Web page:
16 Resume Examples for a College Student (How to Write)

Once you are done with college, you must think of the next step; employment. Getting a job requires you to create a resume that highlights your qualifications. A college student’s resume is a document showing a college student’s skills and qualifications. Unlike the ordinary resume, it relies heavily on the applicant’s college coursework, awards, and activities.

Being a college student, you are not expected to have work experience. However, your resume should show how valuable and proactive you are. The resume should include your college achievements, awards, volunteer activities, and other relevant extracurricular activities. Your coursework should form the majority of the resume because it highlights the relevant subject you have studied and gives you a basis for the job you seek.

A good resume highlights your best qualities and value to the recruiter. It helps you stand out from the other applicants and increases your chances of getting the job. As such, you should know how to write an effective resume.

This article will guide you on:

  • The best formats for a college student resume
  • What to include in a college student’s resume
  • How to format your resume for the best results
  • Some do’s and don’ts for writing a college student resume.

Best Resume Format and Guidelines for a College Student

There are three main resume formats used when creating resumes; chronological, functional, and combination resumes. The functional resume is the most preferred for college students because it emphasizes the skills of the student rather than work experience. This resume format allows the recruiter to understand your value through the skills you will highlight, enabling you to shift the employer’s focus from your lack of work experience.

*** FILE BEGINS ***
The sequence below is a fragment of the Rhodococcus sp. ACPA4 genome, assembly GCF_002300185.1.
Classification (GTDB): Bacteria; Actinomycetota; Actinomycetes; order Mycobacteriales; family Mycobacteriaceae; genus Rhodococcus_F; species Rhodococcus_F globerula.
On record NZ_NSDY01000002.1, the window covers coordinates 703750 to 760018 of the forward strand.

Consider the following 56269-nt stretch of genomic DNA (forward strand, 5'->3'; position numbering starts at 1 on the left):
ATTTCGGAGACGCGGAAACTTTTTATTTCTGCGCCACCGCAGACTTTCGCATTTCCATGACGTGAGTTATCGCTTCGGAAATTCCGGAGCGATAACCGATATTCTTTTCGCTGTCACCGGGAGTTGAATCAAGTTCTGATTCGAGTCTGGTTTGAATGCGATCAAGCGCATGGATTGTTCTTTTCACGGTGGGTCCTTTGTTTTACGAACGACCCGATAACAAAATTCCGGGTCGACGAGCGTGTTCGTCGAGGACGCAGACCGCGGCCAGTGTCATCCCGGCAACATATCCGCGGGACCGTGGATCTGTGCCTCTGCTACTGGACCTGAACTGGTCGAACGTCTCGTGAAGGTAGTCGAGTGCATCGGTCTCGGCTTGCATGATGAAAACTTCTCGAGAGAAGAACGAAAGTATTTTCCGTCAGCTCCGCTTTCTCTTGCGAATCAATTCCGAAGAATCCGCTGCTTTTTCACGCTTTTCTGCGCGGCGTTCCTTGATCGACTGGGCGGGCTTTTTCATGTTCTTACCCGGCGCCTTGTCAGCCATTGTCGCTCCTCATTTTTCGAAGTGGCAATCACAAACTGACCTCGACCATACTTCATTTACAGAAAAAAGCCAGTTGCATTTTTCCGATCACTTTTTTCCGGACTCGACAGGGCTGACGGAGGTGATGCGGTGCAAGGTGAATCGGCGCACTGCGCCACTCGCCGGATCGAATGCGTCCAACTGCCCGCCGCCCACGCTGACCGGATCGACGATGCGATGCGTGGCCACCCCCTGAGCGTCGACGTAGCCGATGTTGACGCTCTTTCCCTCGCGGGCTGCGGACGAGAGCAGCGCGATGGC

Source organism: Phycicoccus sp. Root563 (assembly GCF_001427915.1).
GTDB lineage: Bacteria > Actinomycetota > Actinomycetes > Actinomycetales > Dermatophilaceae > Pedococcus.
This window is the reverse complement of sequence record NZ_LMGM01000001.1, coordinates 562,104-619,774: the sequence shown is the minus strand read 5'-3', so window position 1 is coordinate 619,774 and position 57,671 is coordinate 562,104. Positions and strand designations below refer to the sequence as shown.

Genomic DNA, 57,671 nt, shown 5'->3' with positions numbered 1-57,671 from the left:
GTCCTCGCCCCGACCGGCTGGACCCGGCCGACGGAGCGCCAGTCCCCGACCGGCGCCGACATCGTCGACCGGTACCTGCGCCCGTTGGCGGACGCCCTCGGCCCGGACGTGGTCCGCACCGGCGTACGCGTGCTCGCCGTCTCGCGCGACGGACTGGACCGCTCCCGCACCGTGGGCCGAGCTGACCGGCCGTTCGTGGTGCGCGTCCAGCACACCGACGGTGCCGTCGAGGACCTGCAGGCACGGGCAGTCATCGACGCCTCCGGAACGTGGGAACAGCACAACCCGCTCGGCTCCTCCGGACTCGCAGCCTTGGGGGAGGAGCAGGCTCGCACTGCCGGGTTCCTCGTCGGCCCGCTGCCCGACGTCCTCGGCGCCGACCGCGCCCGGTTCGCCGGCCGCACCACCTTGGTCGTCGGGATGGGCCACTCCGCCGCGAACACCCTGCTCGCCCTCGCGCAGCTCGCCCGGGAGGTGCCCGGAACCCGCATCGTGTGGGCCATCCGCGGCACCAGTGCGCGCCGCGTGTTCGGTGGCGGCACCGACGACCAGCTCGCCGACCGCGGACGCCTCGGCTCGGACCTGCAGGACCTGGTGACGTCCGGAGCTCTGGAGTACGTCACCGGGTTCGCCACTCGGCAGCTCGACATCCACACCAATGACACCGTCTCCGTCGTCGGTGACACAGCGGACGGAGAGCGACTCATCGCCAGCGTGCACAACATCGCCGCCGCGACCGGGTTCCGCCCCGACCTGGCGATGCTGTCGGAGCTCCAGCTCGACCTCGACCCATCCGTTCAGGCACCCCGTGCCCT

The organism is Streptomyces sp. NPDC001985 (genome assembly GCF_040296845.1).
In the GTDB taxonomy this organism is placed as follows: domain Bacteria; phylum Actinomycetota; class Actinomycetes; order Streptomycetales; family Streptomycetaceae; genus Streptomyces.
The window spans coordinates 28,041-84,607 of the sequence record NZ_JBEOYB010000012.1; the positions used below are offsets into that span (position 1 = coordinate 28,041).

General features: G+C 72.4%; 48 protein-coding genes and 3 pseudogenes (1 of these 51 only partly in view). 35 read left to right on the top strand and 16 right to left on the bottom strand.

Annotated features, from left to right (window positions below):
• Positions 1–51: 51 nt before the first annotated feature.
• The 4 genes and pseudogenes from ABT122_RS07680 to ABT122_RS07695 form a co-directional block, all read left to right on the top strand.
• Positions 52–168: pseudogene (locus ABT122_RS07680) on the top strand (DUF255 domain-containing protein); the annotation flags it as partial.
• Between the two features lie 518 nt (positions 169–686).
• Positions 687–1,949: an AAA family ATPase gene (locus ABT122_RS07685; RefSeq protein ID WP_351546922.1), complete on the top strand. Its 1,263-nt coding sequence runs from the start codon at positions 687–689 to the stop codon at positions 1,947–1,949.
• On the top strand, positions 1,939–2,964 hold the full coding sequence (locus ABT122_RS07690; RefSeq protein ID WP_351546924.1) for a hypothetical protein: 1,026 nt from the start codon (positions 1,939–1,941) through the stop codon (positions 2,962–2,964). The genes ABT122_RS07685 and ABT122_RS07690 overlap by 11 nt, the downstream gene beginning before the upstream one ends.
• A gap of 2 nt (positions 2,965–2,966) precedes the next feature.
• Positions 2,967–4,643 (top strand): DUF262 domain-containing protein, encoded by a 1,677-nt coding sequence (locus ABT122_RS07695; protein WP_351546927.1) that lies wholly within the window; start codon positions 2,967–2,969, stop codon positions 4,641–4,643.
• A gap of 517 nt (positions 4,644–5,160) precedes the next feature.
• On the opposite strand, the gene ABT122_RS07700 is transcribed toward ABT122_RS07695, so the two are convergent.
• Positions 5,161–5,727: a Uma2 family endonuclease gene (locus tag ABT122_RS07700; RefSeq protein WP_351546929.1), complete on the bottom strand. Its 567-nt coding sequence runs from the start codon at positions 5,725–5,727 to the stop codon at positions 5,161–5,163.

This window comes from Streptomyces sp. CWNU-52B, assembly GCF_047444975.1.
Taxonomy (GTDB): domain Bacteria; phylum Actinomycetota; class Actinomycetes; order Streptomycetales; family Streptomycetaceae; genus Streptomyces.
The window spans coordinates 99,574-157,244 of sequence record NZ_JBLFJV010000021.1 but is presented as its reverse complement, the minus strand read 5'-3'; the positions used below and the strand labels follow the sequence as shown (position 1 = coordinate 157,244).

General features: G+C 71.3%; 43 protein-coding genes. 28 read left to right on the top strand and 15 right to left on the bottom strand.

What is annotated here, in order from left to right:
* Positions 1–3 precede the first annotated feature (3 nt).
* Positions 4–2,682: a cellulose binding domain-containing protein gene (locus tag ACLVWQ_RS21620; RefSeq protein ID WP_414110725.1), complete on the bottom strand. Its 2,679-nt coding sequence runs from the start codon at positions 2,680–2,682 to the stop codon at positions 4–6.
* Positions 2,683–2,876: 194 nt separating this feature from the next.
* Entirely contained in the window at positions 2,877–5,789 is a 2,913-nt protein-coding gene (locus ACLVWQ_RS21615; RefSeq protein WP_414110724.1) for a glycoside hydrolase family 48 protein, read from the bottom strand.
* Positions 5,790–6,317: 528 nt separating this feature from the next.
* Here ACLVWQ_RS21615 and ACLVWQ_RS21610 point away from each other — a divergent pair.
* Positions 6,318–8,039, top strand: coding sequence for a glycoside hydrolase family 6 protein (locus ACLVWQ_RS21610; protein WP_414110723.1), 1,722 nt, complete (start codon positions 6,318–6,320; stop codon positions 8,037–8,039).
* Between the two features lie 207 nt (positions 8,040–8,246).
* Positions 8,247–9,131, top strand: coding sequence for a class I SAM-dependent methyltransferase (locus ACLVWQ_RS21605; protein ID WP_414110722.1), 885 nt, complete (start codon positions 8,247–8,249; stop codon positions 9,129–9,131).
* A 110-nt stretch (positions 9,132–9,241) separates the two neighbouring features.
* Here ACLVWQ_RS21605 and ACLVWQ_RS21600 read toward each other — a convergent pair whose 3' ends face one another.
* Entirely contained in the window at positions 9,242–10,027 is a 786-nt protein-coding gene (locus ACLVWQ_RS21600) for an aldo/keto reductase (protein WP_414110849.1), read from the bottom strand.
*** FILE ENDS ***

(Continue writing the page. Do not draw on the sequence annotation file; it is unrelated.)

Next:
When preparing your resume, there are a few best formatting practices you should employ:

  • Keep the resume to one page. Typical resumes should not be longer than one page unless the job description demands it.
  • Proofread and review your resume before sending it to avoid grammar mistakes that may make you appear careless.
  • List your experiences in reverse-chronological order beginning with the most recent, and work backward.
  • List your skills and roles in your work experience section in bullet points.
  • List a maximum of eight skills on your resume.
  • Use simple and official fonts like; Arial and Times New Roman.

Format of a College Student Resume

An effective resume should clearly highlight your skills and merits while maintaining a professional tone. You should also include key information that will help the recruiter understand your value.

The following format can help you outline your skills well: